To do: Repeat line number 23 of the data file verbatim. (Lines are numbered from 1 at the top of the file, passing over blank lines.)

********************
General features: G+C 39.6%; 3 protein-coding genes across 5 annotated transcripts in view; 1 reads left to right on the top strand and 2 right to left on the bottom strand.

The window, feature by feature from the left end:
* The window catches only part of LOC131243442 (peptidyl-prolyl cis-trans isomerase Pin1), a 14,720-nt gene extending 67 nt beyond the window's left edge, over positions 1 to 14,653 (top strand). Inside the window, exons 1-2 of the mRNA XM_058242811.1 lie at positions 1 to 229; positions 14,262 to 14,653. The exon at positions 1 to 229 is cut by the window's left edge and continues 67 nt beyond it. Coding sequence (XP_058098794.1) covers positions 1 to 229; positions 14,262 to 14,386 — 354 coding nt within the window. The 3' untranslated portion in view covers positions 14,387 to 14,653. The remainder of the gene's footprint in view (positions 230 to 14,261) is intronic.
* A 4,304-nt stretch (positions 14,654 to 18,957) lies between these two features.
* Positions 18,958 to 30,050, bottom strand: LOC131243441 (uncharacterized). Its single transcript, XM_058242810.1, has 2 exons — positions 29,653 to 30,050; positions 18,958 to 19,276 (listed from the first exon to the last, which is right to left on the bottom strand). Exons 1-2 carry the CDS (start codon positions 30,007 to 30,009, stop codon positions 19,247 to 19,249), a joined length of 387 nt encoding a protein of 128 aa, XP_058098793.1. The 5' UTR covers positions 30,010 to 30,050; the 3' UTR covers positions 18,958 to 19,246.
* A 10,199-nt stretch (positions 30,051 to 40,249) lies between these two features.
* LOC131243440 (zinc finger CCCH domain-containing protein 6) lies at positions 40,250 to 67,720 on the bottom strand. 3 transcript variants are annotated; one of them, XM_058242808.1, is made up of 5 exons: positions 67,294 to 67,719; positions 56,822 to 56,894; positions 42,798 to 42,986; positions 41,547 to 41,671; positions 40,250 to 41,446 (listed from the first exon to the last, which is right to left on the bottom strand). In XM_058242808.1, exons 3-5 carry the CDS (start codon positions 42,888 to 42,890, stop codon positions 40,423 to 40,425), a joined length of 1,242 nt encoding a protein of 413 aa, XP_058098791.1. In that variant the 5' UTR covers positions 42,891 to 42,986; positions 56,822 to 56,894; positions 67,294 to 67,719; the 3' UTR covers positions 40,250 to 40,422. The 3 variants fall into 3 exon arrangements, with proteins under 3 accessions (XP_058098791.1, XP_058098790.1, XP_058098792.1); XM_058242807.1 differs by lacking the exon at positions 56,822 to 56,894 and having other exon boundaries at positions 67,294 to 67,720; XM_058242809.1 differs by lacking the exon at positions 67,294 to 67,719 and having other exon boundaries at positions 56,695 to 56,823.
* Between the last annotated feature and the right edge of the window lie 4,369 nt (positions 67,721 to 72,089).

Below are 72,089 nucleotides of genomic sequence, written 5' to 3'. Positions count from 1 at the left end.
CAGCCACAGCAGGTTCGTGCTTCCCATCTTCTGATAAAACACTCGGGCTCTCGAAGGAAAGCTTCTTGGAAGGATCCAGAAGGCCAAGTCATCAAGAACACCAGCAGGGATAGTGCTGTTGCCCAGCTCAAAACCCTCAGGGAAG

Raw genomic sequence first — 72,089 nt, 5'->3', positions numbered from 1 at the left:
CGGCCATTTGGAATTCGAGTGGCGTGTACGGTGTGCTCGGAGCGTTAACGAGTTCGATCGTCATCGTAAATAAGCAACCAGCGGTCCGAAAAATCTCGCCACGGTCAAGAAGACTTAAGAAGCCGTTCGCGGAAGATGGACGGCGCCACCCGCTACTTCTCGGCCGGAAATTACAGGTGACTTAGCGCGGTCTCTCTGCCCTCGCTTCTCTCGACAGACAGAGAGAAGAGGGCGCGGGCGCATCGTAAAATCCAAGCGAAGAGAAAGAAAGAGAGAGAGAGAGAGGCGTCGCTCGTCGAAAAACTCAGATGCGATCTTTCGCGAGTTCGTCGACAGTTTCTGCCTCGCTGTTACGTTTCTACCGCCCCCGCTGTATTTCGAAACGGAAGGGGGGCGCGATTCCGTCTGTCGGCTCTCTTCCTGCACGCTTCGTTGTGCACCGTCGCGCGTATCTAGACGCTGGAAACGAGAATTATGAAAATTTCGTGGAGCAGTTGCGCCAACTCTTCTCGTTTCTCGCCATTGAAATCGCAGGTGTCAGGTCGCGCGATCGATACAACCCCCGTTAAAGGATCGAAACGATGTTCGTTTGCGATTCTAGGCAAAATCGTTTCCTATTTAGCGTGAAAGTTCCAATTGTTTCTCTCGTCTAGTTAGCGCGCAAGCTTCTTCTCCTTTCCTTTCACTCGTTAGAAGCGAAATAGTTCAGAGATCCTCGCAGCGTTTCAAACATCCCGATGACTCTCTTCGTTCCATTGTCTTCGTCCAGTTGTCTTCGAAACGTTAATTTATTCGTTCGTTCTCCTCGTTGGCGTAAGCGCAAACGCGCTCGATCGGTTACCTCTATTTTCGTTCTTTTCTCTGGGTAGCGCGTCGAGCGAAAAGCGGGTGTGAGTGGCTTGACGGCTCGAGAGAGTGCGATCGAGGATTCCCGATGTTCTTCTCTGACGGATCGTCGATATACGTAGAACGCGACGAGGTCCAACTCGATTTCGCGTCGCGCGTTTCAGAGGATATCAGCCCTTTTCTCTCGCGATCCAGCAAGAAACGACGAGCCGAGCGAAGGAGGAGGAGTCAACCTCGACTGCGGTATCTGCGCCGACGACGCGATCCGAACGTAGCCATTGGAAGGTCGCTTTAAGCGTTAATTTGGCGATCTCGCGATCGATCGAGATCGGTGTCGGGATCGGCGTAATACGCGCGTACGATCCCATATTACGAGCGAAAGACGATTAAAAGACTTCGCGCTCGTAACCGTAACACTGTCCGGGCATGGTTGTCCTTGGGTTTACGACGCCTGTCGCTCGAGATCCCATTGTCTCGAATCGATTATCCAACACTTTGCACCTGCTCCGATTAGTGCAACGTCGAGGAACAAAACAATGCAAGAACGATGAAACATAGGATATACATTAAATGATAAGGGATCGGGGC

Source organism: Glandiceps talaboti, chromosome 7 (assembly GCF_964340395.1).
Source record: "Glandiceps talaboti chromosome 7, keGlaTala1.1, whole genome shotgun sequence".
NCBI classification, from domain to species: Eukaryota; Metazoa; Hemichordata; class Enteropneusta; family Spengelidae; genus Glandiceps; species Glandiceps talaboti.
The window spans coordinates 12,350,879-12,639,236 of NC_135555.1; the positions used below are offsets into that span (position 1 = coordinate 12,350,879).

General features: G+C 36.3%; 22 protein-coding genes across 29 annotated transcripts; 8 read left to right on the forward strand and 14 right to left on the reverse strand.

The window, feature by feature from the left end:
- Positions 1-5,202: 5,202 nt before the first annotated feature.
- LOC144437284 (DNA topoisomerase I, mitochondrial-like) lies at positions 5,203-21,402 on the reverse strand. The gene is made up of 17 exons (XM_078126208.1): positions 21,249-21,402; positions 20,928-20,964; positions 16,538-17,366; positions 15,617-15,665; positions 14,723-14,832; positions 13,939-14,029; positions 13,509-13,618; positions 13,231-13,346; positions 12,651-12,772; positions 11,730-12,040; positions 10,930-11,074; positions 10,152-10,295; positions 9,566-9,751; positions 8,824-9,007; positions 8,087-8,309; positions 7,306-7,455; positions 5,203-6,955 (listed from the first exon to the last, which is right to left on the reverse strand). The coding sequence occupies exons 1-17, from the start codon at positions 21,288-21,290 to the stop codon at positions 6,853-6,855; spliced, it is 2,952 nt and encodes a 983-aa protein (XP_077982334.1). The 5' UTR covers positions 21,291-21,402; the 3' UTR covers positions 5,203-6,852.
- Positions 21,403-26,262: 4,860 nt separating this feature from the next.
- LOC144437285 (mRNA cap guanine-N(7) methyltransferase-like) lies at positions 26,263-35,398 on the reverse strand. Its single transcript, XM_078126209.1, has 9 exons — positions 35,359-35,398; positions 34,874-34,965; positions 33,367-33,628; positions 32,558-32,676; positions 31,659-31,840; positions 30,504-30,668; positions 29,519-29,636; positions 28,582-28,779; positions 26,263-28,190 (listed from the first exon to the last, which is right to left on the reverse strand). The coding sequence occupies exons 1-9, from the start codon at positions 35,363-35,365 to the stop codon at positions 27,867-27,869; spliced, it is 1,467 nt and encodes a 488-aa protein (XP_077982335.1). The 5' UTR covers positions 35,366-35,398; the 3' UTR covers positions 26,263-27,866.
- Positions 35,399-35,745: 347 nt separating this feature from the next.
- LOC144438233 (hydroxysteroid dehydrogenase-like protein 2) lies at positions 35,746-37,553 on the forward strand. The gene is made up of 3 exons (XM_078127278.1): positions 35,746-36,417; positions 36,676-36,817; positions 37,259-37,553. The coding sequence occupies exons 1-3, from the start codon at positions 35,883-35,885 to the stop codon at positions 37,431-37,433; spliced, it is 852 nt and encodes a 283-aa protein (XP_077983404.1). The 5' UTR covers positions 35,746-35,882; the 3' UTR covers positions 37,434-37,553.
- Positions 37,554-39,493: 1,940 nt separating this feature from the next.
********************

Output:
- Positions 35,399-35,745: 347 nt separating this feature from the next.